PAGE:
The following is a summary of significant U.S. legal and regulatory developments during the second quarter of 2012 of interest to Canadian companies and their advisors.
- How Foreign Private Issuers are Likely to be Affected by New Listing Standards for Compensation Committees. The Dodd-Frank Wall Street Reform and Consumer Protection Act of 2010 (the “Dodd-Frank Act”) directed the U.S. Securities and Exchange Commission (the “SEC”) to establish minimum standards related to compensation committees and compensation consultants that companies listed on a U.S. stock exchange must meet. On June 20, 2012, the SEC issued final rules directing U.S. stock exchanges to require that listed companies comply with the Dodd-Frank provisions governing the composition of compensation committees, compensation committee responsibilities and advisors, and disclosure regarding compensation consultants.
Under the new rules, foreign private issuers that provide annual disclosure to shareholders of the reasons why they do not have an independent compensation committee will be exempt from the requirement to have an independent compensation committee. However, it is unclear whether an exemption will be made available with respect to the requirements related to compensation committee responsibilities and advisors. The U.S. stock exchanges have discretion to exempt issuers from these rules, as they deem appropriate.
For the SEC final release, see http://sec.gov/rules/final/2012/33-9330.pdf
For a summary of the SEC’s final compensation committee rules, see the Paul, Weiss memorandum at http://www.paulweiss.com/media/955411/25-jun-12-sec.pdf and for more information on how foreign private issuers are likely to be affected by new listing standards for compensation committees, see the Paul, Weiss memorandum at http://www.paulweiss.com/media/978847/26jun12-df.pdf
- SEC to Hold Open Meeting to Discuss Conflict Mineral and Resource Extraction Payment Rules, and Title II of the JOBS Act. The SEC has given notice that an open meeting will be held on August 22, 2012 (i) to discuss whether to adopt rules regarding disclosure and reporting obligations with respect to (a) the use of conflict minerals to implement the requirements of Section 1502 of the Dodd-Frank Act, and (b) payments to governments made by resource extraction issuers to implement the requirements of Section 1504 of the Dodd-Frank Act and (ii) to consider rules to eliminate the prohibition against general solicitation and general advertising in securities offerings conducted pursuant to Rule 506 of Regulation D under the Securities Act and Rule 144A under the Securities Act, as mandated by Section 201(a) of the Jumpstart Our Business Startups Act (the “JOBS Act”). The SEC notice is available at http://www.sec.gov/news/openmeetings/2012/ssamtg082212.htm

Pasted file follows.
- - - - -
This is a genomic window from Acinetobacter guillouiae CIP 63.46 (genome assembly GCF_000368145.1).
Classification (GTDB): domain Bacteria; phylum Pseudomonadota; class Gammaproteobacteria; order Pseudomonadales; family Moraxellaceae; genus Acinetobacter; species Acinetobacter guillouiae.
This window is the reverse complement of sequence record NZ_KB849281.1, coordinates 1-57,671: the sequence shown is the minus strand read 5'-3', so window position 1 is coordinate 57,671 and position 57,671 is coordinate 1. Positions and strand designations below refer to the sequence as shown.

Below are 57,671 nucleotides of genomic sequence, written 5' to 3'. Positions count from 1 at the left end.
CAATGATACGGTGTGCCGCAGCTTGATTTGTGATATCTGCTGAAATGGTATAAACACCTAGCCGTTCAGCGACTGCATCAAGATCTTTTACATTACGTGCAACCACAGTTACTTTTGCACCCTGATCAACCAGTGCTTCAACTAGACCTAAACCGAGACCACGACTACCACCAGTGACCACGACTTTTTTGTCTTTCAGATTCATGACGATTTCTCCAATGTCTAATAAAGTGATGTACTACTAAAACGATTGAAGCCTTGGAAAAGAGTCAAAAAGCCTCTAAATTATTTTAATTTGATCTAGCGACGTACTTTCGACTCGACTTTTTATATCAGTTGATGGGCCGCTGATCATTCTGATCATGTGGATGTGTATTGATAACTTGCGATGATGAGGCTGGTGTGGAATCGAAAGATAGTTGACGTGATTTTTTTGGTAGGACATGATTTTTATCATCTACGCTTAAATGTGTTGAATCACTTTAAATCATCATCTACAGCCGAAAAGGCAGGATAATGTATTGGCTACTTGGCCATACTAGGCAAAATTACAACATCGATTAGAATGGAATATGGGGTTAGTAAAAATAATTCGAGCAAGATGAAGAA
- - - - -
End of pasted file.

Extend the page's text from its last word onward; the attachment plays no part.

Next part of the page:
- SEC Continues to Provide Guidance on JOBS Act. On April 5, 2012, President Obama signed into law the JOBS Act implementing sweeping changes to the rules governing IPOs and private capital formation in the United States by domestic and foreign issuers. The JOBS Act substantially reduces the regulatory burdens on “emerging growth companies” (“EGCs”) during and following an IPO, and also substantially relaxes restrictions on communications with potential investors in the context of both public and private offerings.
Many provisions of the JOBS Act, including the new relaxed standards for EGCs, were immediately effective and did not require further SEC rulemaking. Certain other provisions, including the elimination of the prohibition against general solicitation and general advertising in connection with certain private offerings, will not become effective until the SEC adopts implementing rules.
The SEC Staff has provided guidance stating that a foreign private issuer that qualifies as an EGC may avail itself of the scaled disclosure requirements to the extent relevant to the form requirements for foreign private issuers. However, the SEC Staff has also stated that a foreign private issuer that avails itself of any of the benefits available to an EGC will be treated as an EGC for all purposes. This means that a foreign private issuer that elects to be an EGC will not be entitled to make a confidential submission under the procedures applicable to foreign private issuers and, instead, will be required to publicly file its registration statement at least 21 days before the start of a roadshow.